At the concessions stand

April, 7, 2011

AUGUSTA, Ga. -- The people who run sporting events almost make it impossible to love sports: $7 hot dogs and $9 beers, and 25 bucks to park, maybe more. It's an assault of advertising, this formerly real moment now brought to you by blah-blah-blah, bombarding you with things to buy and grossly overcharging you for them, all the while taking huge tax breaks and using public money, essentially charging you for the privilege of buying a flat, overpriced soda at a flat, overpriced game. Which is just another one of the many reasons why the Masters rocks.

The uber-rich old dudes who run this thing don't need your money. They've got plenty of their own, enough to pay dues here, to buy shell corporations and yachts, and fill accounts in Switzerland and Grand Cayman, and New York and London and Rome. They need money to establish trust funds, and service Gulfstreams, to keep a flat in Paris and a condo in Aspen, to pay lobbyists and maybe grease a politician or two. But they don't need to get that money from their golf tournament.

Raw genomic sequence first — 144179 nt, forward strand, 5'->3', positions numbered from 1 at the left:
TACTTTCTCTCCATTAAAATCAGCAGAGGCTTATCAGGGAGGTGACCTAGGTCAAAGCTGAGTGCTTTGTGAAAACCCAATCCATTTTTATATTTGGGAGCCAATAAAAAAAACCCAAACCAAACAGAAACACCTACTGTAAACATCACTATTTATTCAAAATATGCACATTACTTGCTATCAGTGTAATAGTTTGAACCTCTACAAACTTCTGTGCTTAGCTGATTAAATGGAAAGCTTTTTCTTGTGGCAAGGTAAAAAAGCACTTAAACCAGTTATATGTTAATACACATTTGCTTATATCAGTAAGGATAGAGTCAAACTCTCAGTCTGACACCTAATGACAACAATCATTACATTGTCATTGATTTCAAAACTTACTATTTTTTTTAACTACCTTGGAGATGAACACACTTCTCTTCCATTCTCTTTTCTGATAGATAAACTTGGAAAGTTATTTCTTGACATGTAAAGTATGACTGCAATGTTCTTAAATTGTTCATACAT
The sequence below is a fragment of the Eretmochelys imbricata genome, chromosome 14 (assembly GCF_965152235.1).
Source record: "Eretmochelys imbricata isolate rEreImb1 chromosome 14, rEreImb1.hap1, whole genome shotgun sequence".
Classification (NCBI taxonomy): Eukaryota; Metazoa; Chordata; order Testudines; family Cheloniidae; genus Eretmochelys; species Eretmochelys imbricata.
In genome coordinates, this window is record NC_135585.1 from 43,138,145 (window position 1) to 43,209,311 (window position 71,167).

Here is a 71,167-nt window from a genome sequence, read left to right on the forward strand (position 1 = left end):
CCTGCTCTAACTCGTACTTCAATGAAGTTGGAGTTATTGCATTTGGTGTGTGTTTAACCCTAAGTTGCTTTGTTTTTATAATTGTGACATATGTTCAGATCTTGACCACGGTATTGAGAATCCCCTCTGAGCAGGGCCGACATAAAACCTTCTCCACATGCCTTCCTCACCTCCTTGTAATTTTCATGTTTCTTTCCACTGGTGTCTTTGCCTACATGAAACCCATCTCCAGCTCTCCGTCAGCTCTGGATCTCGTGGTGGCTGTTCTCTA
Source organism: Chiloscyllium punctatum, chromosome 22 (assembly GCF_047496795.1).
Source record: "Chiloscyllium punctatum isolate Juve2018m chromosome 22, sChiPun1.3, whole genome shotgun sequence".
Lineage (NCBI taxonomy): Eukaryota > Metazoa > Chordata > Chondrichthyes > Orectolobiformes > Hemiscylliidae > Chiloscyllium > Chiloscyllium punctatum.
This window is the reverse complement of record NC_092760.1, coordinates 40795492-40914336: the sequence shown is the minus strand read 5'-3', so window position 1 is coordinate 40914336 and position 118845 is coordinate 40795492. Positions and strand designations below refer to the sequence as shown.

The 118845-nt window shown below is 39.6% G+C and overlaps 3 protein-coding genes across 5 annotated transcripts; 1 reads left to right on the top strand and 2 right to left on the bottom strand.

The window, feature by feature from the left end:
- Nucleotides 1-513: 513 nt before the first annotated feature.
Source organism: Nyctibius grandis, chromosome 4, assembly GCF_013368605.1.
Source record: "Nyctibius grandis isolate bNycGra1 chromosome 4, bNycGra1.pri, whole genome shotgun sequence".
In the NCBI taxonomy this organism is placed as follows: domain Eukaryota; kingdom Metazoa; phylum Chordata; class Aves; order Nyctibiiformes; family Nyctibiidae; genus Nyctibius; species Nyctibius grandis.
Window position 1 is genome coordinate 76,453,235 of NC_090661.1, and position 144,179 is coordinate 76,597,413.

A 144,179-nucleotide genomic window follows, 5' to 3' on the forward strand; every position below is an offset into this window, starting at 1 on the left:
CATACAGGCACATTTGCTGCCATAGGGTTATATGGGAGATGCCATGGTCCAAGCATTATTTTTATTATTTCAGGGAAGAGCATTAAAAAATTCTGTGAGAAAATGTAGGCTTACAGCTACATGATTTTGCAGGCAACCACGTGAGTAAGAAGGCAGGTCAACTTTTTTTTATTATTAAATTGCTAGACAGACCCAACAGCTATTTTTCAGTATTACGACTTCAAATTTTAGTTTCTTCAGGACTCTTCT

[+] Enlarge
Masters Chicken Biscuit
Wright Thompson/ESPN Breakfast

So … there are no ads on the course. Not one. There aren't corporate villages groaning under the weight of logos. I've heard they leave television money on the table to guarantee control. And, best of all, the concessions are cheap. Really, really cheap. I walked through a stand just a bit ago. You could buy one of every single item in the place for $50.75. Check it:

Domestic beers are $3. Imports are $3.75. Coffee is a dollar. Soft drinks are $1.50. Pimento cheese and egg salad sandwiches are $1.50. Ham and cheese, or turkey and cheese, are $2. Candy costs a dollar. Your choices are: Snickers, regular or peanut M&Ms, and Payday bars. Moon Pies are two for a dollar. Seriously, one of every single thing, just over $50.

Here's a picture of the "salad" I had for breakfast. It was a very healthy salad.

It cost $1.50.

Wright Thompson | email

Senior Writer, ESPN The Magazine
Wright Thompson (@wrightthompson) is a senior writer for and The Magazine. He has been featured in seven editions of Best American Sports Writing and lives in Oxford, Mississippi.




You must be signed in to post a comment

Already have an account?